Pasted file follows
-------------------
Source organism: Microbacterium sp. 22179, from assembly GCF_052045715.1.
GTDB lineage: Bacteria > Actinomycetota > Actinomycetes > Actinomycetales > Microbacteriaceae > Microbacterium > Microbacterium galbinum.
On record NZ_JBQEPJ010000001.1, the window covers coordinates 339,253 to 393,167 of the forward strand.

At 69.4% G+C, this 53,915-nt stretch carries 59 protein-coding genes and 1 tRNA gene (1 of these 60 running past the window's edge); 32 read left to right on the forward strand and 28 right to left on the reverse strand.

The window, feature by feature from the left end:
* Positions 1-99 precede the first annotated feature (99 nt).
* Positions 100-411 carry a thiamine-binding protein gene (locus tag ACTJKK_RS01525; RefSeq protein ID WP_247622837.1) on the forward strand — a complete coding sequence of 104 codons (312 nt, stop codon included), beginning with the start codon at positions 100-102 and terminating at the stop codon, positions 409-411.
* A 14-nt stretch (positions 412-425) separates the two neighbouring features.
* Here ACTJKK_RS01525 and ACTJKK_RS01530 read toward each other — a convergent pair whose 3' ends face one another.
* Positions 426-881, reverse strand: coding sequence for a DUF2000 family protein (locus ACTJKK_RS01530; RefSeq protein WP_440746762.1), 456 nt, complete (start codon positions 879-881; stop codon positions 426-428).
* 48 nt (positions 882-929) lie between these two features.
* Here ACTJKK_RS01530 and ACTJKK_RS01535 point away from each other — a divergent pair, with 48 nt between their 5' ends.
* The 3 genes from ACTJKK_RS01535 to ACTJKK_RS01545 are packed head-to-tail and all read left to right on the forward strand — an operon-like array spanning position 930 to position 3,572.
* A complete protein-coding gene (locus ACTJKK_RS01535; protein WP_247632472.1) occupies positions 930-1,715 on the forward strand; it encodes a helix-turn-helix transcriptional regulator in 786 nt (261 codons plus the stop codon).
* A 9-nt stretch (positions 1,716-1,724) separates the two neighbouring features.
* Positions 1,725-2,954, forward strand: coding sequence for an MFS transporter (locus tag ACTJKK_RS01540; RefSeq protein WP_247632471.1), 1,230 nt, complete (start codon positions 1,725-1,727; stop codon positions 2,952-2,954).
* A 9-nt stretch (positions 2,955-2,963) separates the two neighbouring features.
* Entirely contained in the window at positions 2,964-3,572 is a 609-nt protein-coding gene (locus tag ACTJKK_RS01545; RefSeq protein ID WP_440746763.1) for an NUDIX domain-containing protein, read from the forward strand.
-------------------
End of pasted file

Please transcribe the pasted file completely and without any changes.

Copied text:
Source organism: Microbacterium sp. 22179, from assembly GCF_052045715.1.
GTDB lineage: Bacteria > Actinomycetota > Actinomycetes > Actinomycetales > Microbacteriaceae > Microbacterium > Microbacterium galbinum.
On record NZ_JBQEPJ010000001.1, the window covers coordinates 339,253 to 393,167 of the forward strand.

At 69.4% G+C, this 53,915-nt stretch carries 59 protein-coding genes and 1 tRNA gene (1 of these 60 running past the window's edge); 32 read left to right on the forward strand and 28 right to left on the reverse strand.

The window, feature by feature from the left end:
* Positions 1-99 precede the first annotated feature (99 nt).
* Positions 100-411 carry a thiamine-binding protein gene (locus tag ACTJKK_RS01525; RefSeq protein ID WP_247622837.1) on the forward strand — a complete coding sequence of 104 codons (312 nt, stop codon included), beginning with the start codon at positions 100-102 and terminating at the stop codon, positions 409-411.
* A 14-nt stretch (positions 412-425) separates the two neighbouring features.
* Here ACTJKK_RS01525 and ACTJKK_RS01530 read toward each other — a convergent pair whose 3' ends face one another.
* Positions 426-881, reverse strand: coding sequence for a DUF2000 family protein (locus ACTJKK_RS01530; RefSeq protein WP_440746762.1), 456 nt, complete (start codon positions 879-881; stop codon positions 426-428).
* 48 nt (positions 882-929) lie between these two features.
* Here ACTJKK_RS01530 and ACTJKK_RS01535 point away from each other — a divergent pair, with 48 nt between their 5' ends.
* The 3 genes from ACTJKK_RS01535 to ACTJKK_RS01545 are packed head-to-tail and all read left to right on the forward strand — an operon-like array spanning position 930 to position 3,572.
* A complete protein-coding gene (locus ACTJKK_RS01535; protein WP_247632472.1) occupies positions 930-1,715 on the forward strand; it encodes a helix-turn-helix transcriptional regulator in 786 nt (261 codons plus the stop codon).
* A 9-nt stretch (positions 1,716-1,724) separates the two neighbouring features.
* Positions 1,725-2,954, forward strand: coding sequence for an MFS transporter (locus tag ACTJKK_RS01540; RefSeq protein WP_247632471.1), 1,230 nt, complete (start codon positions 1,725-1,727; stop codon positions 2,952-2,954).
* A 9-nt stretch (positions 2,955-2,963) separates the two neighbouring features.
* Entirely contained in the window at positions 2,964-3,572 is a 609-nt protein-coding gene (locus tag ACTJKK_RS01545; RefSeq protein ID WP_440746763.1) for an NUDIX domain-containing protein, read from the forward strand.